Car Use, Public Transit, and Biking Trends Compared in 100 Largest U.S. Cities
For Immediate Release
WEDNESDAY, DECEMBER 4, 2013
BOSTON – A first-of-its-kind report by U.S.PIRG Education Fund details reduced driving miles and rates of car commuting in America’s most populous urbanized areas, as well as greater use of public transit and biking in most cities.
“There is a shift away from driving,” said Phineas Baxandall, Senior Analyst for the U.S. PIRG Education Fund. “The cities in this report are home to most of America’s population and are engines of the economy. Policy leaders need to wake up and realize the driving boom is over. Instead of expanding new highways, our government leaders should focus on investing in public transit and biking for the future.”
The report, “Transportation in Transition: A Look at Changing Travel Patterns in America’s Biggest Cities,” is based on the most current available government data. It is the first ever national study to compare transportation trends for America’s largest cities and lists results for each. Among its national findings:
- The proportion of workers commuting by private vehicle—either alone or in a carpool—declined in 99 out of 100 of America’s most populous urbanized areas between 2000 and the 2007-2011 period averaged in U.S. Census data.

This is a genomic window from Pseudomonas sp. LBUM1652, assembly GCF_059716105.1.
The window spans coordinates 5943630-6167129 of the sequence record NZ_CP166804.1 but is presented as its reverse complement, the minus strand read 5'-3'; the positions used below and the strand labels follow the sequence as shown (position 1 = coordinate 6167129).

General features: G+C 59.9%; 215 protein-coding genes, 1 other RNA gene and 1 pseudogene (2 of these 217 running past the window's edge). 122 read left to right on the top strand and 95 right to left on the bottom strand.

- From 2006 to 2011, the average number of miles driven per resident fell in almost three-quarters of America’s largest urbanized areas for which up-to-date and accurate Federal Highway Administration data are available (54 out of 74 urban areas).
- The proportion of households without cars increased in 84 out of the 100 largest urbanized areas from 2006 to 2011.
- The proportion of households with two cars or more cars decreased in 86 out of the 100 of these areas during that period.
- The proportion of residents bicycling to work increased in 85 out of 100 of America’s largest urbanized areas between 2000 and 2007-2011.
- The number of passenger-miles traveled per capita on transit increased in 60 out of 98 of America’s large urbanized areas whose trends could be analyzed between 2005 and 2010.
The study found that cities with the largest decreases in driving were not those hit hardest by the recession. On the contrary, the economies of urbanized areas with the largest declines in driving appear to have been less affected by the recession according to unemployment, income and poverty indicators.
“Government should support transportation initiatives that reflect these travel trends,” said Baxandall. “Instead of wasting taxpayer dollars continuing to enlarge our grandfather’s Interstate Highway System, we should invest in the kinds of transportation options that the public increasingly favors.”
The Millennial generation, which will comprise that largest share of future travelers, is leading these trends. Previous research by U.S. PIRG Education Fund has shown that across the nation, young people have the steepest reductions in driving. Americans 16 to 34 years of age reduced their average driving miles by 23 percent between 2001 and 2009.
Earlier U.S.PIRG Education Fund report on the implications of the national decline in driving: “A New Direction: Our Changing Relationship with Driving and the Implications for America’s Future”.